Supply chain risk is particularly topical given the present fears over the Corona Virus which is so badly affecting parts of China and, of course, security fears – once again – in the Middle East. If you are interested to explore this topic further, I have a book on the subject – Supply Chain Risk Management – published by Kogan Page.

On 20th June 2014 fire swept through ASOS global distribution centre in Barnsley, UK. The retailer keeps 70% of stock in this warehouse and £30m of inventory was affected. On 24th April 2013 the Rana Plaza factory complex collapsed in Bangladesh resulting in 1,134 deaths. The catastrophe caused huge reputational damage to the Western retailers and manufacturers who sourced their fashion goods from this site.

On 12th May 2017 computer screens all over the world were frozen by the Not Petya Ransomware attack. Two major logistics operators – Maersk and FedEx – were badly affected with costs to the companies estimated to be $300m costs each.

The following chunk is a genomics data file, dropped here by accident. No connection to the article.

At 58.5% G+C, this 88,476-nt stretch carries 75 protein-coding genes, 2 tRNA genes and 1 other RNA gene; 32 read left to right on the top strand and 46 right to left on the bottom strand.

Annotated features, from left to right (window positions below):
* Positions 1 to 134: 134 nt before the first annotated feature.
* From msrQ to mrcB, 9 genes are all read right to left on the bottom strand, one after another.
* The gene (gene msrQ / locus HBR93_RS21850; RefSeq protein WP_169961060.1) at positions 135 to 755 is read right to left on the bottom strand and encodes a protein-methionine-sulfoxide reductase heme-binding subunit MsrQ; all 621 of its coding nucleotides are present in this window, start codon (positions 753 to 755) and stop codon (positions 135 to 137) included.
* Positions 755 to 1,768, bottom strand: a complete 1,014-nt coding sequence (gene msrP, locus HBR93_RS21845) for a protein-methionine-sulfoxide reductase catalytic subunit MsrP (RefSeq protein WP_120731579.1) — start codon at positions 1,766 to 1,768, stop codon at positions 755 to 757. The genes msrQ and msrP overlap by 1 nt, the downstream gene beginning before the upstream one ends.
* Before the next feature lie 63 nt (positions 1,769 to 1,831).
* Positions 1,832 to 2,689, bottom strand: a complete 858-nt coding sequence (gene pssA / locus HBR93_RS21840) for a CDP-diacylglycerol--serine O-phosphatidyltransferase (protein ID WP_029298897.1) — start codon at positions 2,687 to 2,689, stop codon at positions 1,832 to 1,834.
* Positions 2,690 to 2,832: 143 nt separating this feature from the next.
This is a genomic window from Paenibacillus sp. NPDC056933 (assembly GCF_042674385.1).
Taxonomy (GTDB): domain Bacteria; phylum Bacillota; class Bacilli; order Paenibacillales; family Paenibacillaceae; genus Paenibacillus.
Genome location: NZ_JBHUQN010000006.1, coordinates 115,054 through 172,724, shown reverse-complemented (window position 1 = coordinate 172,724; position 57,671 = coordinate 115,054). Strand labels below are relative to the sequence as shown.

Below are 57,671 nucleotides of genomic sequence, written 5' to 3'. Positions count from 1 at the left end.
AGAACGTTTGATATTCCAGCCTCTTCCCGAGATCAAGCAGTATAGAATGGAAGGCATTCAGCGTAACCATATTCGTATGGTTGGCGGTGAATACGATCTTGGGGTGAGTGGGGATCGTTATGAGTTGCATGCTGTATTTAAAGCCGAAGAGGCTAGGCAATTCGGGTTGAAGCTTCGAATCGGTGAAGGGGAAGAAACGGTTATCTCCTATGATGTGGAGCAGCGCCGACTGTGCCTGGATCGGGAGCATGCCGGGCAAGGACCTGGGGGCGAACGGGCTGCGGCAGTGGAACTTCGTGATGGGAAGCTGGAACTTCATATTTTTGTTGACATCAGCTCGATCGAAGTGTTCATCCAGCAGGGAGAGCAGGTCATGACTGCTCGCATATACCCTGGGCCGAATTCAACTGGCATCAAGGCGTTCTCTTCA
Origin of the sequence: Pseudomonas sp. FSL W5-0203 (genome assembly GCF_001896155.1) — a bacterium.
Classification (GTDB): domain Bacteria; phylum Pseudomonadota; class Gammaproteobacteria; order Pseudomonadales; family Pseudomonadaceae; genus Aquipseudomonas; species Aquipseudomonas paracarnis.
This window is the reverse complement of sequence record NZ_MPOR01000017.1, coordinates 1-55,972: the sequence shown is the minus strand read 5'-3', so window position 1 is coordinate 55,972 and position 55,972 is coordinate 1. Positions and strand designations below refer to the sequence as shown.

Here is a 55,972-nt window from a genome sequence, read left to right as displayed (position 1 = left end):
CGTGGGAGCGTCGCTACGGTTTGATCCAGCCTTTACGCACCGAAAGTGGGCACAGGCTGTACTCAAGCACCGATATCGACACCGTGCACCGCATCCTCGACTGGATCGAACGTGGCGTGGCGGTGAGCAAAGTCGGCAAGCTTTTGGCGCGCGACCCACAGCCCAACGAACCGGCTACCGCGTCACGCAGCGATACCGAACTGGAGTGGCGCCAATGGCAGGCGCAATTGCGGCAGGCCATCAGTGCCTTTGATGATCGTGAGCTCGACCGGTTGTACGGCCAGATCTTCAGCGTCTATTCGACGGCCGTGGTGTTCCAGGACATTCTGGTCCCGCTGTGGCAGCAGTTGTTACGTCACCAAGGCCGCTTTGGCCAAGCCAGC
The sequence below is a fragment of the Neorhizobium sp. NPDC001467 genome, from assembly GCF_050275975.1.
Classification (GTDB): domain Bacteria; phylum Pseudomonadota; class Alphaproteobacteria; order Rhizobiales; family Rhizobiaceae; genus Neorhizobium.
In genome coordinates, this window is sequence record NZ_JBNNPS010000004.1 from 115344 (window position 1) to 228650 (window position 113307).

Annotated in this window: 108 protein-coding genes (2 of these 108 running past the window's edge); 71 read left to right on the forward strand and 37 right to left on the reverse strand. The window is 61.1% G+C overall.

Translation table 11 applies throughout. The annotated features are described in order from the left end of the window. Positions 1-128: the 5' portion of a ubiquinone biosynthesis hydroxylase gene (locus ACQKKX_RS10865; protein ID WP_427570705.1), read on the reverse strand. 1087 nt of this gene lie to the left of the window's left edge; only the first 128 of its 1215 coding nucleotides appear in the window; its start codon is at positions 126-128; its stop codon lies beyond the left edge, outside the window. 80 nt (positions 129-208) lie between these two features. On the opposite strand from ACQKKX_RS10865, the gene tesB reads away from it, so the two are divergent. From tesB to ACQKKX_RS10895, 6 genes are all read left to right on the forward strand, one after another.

What do these diverse events have in common? They are all examples of supply chain risk which can impact on all companies whatever their function and wherever they may be in the world.

By the end of the presentation, my goal is that you will be able to answer the following questions:

• What is Supply Chain Risk and who is affected?
• What are the different types of risk?
• How do you quantify them?
• How and why is risk changing?
• Are supply chains less resilient these days?
• What are the origins of threats?
• What are Black Swan events and why should we be concerned?
• How can supply chains be made more resilient?